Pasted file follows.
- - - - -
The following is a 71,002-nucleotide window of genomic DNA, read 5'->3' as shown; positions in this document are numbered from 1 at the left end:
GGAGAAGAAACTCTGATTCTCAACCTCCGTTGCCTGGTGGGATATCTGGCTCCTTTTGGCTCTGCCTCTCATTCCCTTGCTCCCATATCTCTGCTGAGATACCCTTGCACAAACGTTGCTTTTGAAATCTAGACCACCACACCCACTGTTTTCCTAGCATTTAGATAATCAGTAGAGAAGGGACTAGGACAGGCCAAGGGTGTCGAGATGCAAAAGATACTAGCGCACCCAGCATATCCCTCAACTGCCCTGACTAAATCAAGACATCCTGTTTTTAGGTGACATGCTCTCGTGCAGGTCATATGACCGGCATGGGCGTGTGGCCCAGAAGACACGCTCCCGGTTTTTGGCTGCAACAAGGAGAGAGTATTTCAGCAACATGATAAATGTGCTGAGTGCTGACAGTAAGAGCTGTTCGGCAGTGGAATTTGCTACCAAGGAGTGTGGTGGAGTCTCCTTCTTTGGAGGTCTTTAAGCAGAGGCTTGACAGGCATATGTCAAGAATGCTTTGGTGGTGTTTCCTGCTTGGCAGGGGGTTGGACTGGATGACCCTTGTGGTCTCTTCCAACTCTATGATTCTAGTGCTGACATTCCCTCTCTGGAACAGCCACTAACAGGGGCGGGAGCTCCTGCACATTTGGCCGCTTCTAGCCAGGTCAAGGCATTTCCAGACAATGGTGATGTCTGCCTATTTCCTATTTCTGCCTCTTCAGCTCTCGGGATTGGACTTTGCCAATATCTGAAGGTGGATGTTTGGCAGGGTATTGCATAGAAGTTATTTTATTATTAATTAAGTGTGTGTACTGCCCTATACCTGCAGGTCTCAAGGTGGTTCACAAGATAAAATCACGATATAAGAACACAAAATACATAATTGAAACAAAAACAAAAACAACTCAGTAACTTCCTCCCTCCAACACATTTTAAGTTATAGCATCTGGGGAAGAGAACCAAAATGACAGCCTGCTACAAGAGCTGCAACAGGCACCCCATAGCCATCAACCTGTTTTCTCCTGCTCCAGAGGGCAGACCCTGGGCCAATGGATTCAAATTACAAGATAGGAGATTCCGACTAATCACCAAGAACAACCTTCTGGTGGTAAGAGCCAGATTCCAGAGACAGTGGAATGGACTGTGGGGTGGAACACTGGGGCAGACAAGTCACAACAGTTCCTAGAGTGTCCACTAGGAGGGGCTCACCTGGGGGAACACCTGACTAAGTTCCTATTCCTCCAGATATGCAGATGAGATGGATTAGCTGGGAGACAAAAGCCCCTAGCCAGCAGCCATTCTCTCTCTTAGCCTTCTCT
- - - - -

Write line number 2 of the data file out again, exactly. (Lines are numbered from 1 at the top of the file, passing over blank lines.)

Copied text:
GGAGAAGAAACTCTGATTCTCAACCTCCGTTGCCTGGTGGGATATCTGGCTCCTTTTGGCTCTGCCTCTCATTCCCTTGCTCCCATATCTCTGCTGAGATACCCTTGCACAAACGTTGCTTTTGAAATCTAGACCACCACACCCACTGTTTTCCTAGCATTTAGATAATCAGTAGAGAAGGGACTAGGACAGGCCAAGGGTGTCGAGATGCAAAAGATACTAGCGCACCCAGCATATCCCTCAACTGCCCTGACTAAATCAAGACATCCTGTTTTTAGGTGACATGCTCTCGTGCAGGTCATATGACCGGCATGGGCGTGTGGCCCAGAAGACACGCTCCCGGTTTTTGGCTGCAACAAGGAGAGAGTATTTCAGCAACATGATAAATGTGCTGAGTGCTGACAGTAAGAGCTGTTCGGCAGTGGAATTTGCTACCAAGGAGTGTGGTGGAGTCTCCTTCTTTGGAGGTCTTTAAGCAGAGGCTTGACAGGCATATGTCAAGAATGCTTTGGTGGTGTTTCCTGCTTGGCAGGGGGTTGGACTGGATGACCCTTGTGGTCTCTTCCAACTCTATGATTCTAGTGCTGACATTCCCTCTCTGGAACAGCCACTAACAGGGGCGGGAGCTCCTGCACATTTGGCCGCTTCTAGCCAGGTCAAGGCATTTCCAGACAATGGTGATGTCTGCCTATTTCCTATTTCTGCCTCTTCAGCTCTCGGGATTGGACTTTGCCAATATCTGAAGGTGGATGTTTGGCAGGGTATTGCATAGAAGTTATTTTATTATTAATTAAGTGTGTGTACTGCCCTATACCTGCAGGTCTCAAGGTGGTTCACAAGATAAAATCACGATATAAGAACACAAAATACATAATTGAAACAAAAACAAAAACAACTCAGTAACTTCCTCCCTCCAACACATTTTAAGTTATAGCATCTGGGGAAGAGAACCAAAATGACAGCCTGCTACAAGAGCTGCAACAGGCACCCCATAGCCATCAACCTGTTTTCTCCTGCTCCAGAGGGCAGACCCTGGGCCAATGGATTCAAATTACAAGATAGGAGATTCCGACTAATCACCAAGAACAACCTTCTGGTGGTAAGAGCCAGATTCCAGAGACAGTGGAATGGACTGTGGGGTGGAACACTGGGGCAGACAAGTCACAACAGTTCCTAGAGTGTCCACTAGGAGGGGCTCACCTGGGGGAACACCTGACTAAGTTCCTATTCCTCCAGATATGCAGATGAGATGGATTAGCTGGGAGACAAAAGCCCCTAGCCAGCAGCCATTCTCTCTCTTAGCCTTCTCT